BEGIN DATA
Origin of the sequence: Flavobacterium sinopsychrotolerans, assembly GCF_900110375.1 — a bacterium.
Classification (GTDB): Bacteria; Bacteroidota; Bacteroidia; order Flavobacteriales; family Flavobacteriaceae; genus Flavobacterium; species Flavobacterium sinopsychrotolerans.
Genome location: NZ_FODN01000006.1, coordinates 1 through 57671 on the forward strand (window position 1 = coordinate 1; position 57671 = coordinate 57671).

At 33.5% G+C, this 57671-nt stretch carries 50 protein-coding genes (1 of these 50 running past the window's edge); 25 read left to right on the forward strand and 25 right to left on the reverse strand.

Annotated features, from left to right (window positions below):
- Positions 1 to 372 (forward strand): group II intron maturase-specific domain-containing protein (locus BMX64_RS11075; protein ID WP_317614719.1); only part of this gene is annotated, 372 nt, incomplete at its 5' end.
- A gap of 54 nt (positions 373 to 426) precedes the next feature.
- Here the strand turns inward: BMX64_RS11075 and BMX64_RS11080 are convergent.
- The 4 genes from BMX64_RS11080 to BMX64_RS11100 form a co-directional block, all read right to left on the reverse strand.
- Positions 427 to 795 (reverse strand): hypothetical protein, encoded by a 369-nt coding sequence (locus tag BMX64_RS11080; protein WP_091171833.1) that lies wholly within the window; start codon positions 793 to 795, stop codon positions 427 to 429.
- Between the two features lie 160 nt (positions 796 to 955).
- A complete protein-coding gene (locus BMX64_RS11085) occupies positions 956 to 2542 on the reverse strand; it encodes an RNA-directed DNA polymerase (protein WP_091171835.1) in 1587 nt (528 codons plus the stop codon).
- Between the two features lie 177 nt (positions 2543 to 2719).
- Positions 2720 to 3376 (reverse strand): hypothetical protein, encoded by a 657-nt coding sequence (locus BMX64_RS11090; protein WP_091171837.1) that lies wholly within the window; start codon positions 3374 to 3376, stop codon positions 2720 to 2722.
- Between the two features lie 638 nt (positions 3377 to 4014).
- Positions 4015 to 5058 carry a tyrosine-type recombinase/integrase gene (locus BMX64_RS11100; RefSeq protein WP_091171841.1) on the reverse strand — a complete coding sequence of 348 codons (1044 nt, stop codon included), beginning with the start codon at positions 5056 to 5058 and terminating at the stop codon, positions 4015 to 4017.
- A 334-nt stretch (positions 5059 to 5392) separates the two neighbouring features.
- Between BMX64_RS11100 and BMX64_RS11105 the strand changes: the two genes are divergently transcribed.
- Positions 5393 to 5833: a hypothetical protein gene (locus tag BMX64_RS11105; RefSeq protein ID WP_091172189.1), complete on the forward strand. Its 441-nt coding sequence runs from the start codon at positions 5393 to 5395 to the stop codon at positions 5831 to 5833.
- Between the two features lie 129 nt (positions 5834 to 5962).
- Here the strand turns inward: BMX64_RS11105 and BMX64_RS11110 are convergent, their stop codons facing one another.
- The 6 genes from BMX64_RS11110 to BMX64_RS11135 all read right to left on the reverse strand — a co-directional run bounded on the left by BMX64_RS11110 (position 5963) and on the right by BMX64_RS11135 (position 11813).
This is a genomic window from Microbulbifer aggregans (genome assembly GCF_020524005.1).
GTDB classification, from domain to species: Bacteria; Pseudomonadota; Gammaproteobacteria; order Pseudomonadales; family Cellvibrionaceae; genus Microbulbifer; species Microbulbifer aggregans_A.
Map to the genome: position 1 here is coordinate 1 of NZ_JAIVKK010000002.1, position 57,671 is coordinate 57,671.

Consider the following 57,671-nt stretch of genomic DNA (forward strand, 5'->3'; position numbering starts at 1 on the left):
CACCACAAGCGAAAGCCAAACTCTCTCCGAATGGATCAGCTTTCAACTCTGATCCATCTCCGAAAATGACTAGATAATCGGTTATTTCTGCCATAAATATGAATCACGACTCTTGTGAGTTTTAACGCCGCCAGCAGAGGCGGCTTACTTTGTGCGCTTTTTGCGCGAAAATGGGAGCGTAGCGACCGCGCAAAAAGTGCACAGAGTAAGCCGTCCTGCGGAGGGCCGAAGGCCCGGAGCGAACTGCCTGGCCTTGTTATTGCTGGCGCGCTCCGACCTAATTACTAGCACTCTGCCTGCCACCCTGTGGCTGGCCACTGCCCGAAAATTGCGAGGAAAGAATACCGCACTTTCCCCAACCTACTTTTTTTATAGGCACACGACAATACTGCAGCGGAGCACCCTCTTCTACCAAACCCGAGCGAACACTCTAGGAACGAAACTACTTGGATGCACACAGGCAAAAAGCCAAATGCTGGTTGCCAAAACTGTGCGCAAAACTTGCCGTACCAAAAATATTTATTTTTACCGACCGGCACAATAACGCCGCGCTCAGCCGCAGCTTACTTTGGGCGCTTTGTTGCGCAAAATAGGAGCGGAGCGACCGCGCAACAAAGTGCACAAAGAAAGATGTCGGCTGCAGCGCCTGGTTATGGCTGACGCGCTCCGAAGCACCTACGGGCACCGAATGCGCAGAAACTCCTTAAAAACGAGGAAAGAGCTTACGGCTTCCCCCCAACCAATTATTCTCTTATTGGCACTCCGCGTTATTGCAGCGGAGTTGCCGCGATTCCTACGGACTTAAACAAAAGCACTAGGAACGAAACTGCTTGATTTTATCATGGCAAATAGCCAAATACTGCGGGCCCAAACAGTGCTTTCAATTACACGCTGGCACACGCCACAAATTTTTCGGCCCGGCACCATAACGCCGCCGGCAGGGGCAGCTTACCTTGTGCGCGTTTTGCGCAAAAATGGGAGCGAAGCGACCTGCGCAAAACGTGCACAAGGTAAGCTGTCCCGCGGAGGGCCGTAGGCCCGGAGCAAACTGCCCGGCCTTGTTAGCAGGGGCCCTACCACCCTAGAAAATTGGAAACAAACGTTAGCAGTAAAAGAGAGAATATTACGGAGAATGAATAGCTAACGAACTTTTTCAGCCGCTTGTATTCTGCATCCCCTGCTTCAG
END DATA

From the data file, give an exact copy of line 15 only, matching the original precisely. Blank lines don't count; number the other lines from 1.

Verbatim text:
- Between the two features lie 638 nt (positions 3377 to 4014).